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General/Notes 10.1

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  • 1. ENERGY, WORK AND SIMPLE MACHINES CHAPTER 10
  • 2. ENERGY AND WORK• How do we define the relationship between work and energy?• How can we calculate work done?• How do we calculate power used?
  • 3. WORK EQUATION•
  • 4. WORK EQUATION•
  • 5. WORK EQUATION• Right side is Fd• F = force (in Newtons)• d = distance (in meters)• We define:• W = Fd• Work = forces times distance
  • 6. WORK ENERGY THEOREM•
  • 7. EXAMPLE• A 105 g hockey puck is sliding across the ice. A player exerts a constant 4.50 newton force over a distance of 0.150 m. How much work does the player do on the puck? What is the change in energy?
  • 8. LIFTING A BOOK• When is the work positive?• When is the work negative?• When is the work zero?
  • 9. WORK AGAINST GRAVITY• W = Fd• The work of lifting something is equal to the weight of the object times the distance lifted• Weight =• So W =
  • 10. WORK• Since work equals the change in KE, the unit is the same• Work is measured in joules• One joule happens when a force of 1 N acts for 1 m• An apple is approximately a newton, so lifting an apple 1 meter is about 1 Joule of work
  • 11. WORK• What if our force is not applied in a straight line?• Will it be as effective?• How do we account for this?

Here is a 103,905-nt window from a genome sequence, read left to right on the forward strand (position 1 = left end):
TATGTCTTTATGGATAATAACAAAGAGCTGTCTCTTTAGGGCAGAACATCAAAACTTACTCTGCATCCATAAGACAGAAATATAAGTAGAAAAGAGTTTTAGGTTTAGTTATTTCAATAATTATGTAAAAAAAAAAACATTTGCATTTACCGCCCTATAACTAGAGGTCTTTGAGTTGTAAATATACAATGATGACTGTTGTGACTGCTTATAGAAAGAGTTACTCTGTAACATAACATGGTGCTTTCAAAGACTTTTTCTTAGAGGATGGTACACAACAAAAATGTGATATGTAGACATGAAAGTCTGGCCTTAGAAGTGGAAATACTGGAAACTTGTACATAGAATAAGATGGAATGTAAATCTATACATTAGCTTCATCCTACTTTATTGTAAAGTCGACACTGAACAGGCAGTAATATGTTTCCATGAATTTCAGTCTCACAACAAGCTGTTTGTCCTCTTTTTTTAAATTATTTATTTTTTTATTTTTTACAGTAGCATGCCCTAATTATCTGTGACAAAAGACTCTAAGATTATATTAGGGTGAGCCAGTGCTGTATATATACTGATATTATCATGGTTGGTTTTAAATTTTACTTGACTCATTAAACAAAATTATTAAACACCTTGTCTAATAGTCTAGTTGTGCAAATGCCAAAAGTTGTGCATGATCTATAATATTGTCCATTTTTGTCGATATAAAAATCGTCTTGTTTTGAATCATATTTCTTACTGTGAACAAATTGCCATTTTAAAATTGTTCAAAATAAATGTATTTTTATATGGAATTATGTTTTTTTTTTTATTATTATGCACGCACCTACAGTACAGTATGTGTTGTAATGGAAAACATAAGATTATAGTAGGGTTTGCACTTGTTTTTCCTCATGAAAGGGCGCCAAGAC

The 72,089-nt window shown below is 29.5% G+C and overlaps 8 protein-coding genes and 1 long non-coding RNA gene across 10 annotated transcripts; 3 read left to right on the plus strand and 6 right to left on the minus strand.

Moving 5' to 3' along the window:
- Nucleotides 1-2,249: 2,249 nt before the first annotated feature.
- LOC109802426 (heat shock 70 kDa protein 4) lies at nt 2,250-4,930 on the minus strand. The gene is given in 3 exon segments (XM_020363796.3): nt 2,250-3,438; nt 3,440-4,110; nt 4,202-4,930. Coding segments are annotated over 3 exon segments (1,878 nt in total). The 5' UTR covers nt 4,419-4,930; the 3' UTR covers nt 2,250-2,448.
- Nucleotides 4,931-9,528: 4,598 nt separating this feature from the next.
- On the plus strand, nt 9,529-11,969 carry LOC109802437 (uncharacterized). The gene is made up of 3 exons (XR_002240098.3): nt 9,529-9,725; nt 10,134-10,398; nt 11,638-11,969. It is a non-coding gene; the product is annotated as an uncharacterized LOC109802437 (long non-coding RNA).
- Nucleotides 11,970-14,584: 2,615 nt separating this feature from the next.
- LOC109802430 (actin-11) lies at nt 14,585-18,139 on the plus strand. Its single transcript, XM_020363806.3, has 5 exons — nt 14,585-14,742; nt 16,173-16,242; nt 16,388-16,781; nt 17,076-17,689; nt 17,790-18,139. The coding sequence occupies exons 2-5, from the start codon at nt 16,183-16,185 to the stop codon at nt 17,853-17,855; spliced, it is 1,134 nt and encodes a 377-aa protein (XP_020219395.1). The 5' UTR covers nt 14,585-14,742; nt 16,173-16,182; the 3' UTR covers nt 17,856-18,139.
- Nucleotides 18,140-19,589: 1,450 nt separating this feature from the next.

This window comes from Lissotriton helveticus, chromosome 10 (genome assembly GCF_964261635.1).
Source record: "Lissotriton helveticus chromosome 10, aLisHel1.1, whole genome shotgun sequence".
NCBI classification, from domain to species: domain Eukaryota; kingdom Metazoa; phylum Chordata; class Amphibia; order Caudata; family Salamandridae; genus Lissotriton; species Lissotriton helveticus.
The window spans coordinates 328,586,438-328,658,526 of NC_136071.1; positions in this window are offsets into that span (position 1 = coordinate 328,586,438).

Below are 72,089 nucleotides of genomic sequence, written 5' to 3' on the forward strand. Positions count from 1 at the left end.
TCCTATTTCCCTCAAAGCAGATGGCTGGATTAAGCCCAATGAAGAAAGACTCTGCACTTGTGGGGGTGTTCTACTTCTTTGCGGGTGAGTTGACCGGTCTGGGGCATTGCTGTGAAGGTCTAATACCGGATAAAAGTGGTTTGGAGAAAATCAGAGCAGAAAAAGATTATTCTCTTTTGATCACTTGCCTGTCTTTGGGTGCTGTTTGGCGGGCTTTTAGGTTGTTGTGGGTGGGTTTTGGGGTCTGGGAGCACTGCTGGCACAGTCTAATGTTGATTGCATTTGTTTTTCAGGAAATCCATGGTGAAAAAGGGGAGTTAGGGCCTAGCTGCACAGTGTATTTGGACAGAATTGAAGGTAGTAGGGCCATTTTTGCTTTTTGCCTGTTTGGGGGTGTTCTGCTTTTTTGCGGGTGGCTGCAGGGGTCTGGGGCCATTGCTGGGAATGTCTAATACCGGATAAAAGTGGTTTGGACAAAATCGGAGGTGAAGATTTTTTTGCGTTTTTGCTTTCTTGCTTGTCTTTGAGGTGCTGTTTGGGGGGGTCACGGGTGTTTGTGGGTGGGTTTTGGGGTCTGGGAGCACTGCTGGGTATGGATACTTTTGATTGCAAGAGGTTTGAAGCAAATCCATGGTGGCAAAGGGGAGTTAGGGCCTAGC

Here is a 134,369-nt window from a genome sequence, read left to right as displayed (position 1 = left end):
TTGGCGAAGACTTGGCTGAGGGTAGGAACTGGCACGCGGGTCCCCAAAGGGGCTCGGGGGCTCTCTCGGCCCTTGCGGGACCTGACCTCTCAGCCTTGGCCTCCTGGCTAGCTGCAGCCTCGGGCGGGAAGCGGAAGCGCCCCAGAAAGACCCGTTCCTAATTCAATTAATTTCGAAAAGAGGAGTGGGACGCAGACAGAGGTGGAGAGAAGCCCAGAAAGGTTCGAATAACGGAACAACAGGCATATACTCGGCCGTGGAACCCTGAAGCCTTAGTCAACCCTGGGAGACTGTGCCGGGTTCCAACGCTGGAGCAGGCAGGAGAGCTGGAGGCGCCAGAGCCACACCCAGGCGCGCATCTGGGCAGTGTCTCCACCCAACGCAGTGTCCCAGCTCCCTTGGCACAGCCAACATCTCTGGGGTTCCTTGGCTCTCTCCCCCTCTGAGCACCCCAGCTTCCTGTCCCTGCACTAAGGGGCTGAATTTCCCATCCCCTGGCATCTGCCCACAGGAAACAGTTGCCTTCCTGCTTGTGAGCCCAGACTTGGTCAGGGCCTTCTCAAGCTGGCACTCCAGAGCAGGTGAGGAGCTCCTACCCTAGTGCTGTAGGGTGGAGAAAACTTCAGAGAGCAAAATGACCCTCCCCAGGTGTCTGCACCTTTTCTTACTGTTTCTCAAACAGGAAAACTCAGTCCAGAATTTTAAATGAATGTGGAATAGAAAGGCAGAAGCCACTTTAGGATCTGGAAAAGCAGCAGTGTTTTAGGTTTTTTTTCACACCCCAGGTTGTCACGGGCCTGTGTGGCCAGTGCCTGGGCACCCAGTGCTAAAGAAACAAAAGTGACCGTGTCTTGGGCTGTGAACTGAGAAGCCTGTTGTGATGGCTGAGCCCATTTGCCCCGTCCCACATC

• 12. WORK• W = Fdcosɵ• ɵ is between the force and the direction of displacement• If he pushes the car 10.0 m, how much work did the man do?
  • 13. WHAT TO INCLUDE IN WORK• Which direction do the normal force and gravity point?• ɵ is …• What about friction?
  • 14. EXAMPLE• A sailor pulls a boat a distance of 30.0 m along a dock using a rope that makes a 25.0° angle with the horizontal. How much work does the sailor do on the boat if he exerts a force of 255 N on the rope?
  • 15. TRIG REFRESHER• SOH-CAH-TOA
  • 16. WORK AGAINST GRAVITY• Pushing up a ramp, walking up stairs• What do we use for d?
  • 17. HOMEWORK• Page 287, # 1 – 3• Page 291, # 4 - 8
  • 18. GRAPHICAL METHOD• Area under force vs displacement curve is work• How much work?
  • 19. GRAPHICAL METHOD• Force exerted by a spring• Work =• Area of a trapezoid=• ½ h (b1 + b2)
  • 20. MULTIPLE FORCES• If several forces are exerted on a system, calculate the work done by each force, then add the results
  • 21. POWER•
  • 22. POWER• Three student going up stairs• If they started at the same time…• How does their work compare?• How does their power compare?
  • 23. POWER• On a ten-speed bike, there is a combination of force and speed that will produce the maximum power
  • 24. EXAMPLE• An electric motor lifts an elevator 9.00 m in 15.0 s by exerting an upward force of 1.20 x 104 N. What power does the motor produce in kW?
  • 25. HOMEWORK• Page 264, # 9 – 14• Page 265, # 15 - 21

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